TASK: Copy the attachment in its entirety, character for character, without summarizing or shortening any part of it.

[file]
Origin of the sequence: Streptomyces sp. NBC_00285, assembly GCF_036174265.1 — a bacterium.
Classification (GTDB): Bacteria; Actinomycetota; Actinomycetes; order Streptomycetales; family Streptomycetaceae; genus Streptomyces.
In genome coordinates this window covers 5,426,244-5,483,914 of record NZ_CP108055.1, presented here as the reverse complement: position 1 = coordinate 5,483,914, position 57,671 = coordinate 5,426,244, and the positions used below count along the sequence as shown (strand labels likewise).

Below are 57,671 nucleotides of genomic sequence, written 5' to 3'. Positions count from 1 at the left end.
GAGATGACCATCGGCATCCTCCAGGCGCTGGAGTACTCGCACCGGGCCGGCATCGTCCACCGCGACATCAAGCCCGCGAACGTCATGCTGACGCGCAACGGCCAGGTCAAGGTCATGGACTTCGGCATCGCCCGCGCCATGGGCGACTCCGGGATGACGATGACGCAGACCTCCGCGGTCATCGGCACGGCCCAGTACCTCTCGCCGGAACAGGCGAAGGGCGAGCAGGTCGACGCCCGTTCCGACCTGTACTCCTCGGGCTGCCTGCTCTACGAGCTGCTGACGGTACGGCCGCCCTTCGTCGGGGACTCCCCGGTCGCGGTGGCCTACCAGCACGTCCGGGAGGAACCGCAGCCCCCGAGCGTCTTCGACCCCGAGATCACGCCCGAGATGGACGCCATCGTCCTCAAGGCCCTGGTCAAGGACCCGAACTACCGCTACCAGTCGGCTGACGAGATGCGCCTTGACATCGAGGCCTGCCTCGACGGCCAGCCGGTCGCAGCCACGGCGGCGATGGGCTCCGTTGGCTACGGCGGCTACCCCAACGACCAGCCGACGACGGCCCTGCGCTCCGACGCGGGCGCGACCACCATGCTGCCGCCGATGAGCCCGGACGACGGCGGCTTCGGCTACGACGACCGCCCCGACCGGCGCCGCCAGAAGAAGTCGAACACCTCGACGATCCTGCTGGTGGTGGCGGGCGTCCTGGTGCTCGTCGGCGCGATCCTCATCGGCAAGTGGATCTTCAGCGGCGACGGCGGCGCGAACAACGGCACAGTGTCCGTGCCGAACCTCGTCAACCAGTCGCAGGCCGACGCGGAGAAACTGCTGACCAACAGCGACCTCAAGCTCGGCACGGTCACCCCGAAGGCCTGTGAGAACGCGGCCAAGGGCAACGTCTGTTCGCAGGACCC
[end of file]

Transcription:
Origin of the sequence: Streptomyces sp. NBC_00285, assembly GCF_036174265.1 — a bacterium.
Classification (GTDB): Bacteria; Actinomycetota; Actinomycetes; order Streptomycetales; family Streptomycetaceae; genus Streptomyces.
In genome coordinates this window covers 5,426,244-5,483,914 of record NZ_CP108055.1, presented here as the reverse complement: position 1 = coordinate 5,483,914, position 57,671 = coordinate 5,426,244, and the positions used below count along the sequence as shown (strand labels likewise).

Below are 57,671 nucleotides of genomic sequence, written 5' to 3'. Positions count from 1 at the left end.
GAGATGACCATCGGCATCCTCCAGGCGCTGGAGTACTCGCACCGGGCCGGCATCGTCCACCGCGACATCAAGCCCGCGAACGTCATGCTGACGCGCAACGGCCAGGTCAAGGTCATGGACTTCGGCATCGCCCGCGCCATGGGCGACTCCGGGATGACGATGACGCAGACCTCCGCGGTCATCGGCACGGCCCAGTACCTCTCGCCGGAACAGGCGAAGGGCGAGCAGGTCGACGCCCGTTCCGACCTGTACTCCTCGGGCTGCCTGCTCTACGAGCTGCTGACGGTACGGCCGCCCTTCGTCGGGGACTCCCCGGTCGCGGTGGCCTACCAGCACGTCCGGGAGGAACCGCAGCCCCCGAGCGTCTTCGACCCCGAGATCACGCCCGAGATGGACGCCATCGTCCTCAAGGCCCTGGTCAAGGACCCGAACTACCGCTACCAGTCGGCTGACGAGATGCGCCTTGACATCGAGGCCTGCCTCGACGGCCAGCCGGTCGCAGCCACGGCGGCGATGGGCTCCGTTGGCTACGGCGGCTACCCCAACGACCAGCCGACGACGGCCCTGCGCTCCGACGCGGGCGCGACCACCATGCTGCCGCCGATGAGCCCGGACGACGGCGGCTTCGGCTACGACGACCGCCCCGACCGGCGCCGCCAGAAGAAGTCGAACACCTCGACGATCCTGCTGGTGGTGGCGGGCGTCCTGGTGCTCGTCGGCGCGATCCTCATCGGCAAGTGGATCTTCAGCGGCGACGGCGGCGCGAACAACGGCACAGTGTCCGTGCCGAACCTCGTCAACCAGTCGCAGGCCGACGCGGAGAAACTGCTGACCAACAGCGACCTCAAGCTCGGCACGGTCACCCCGAAGGCCTGTGAGAACGCGGCCAAGGGCAACGTCTGTTCGCAGGACCC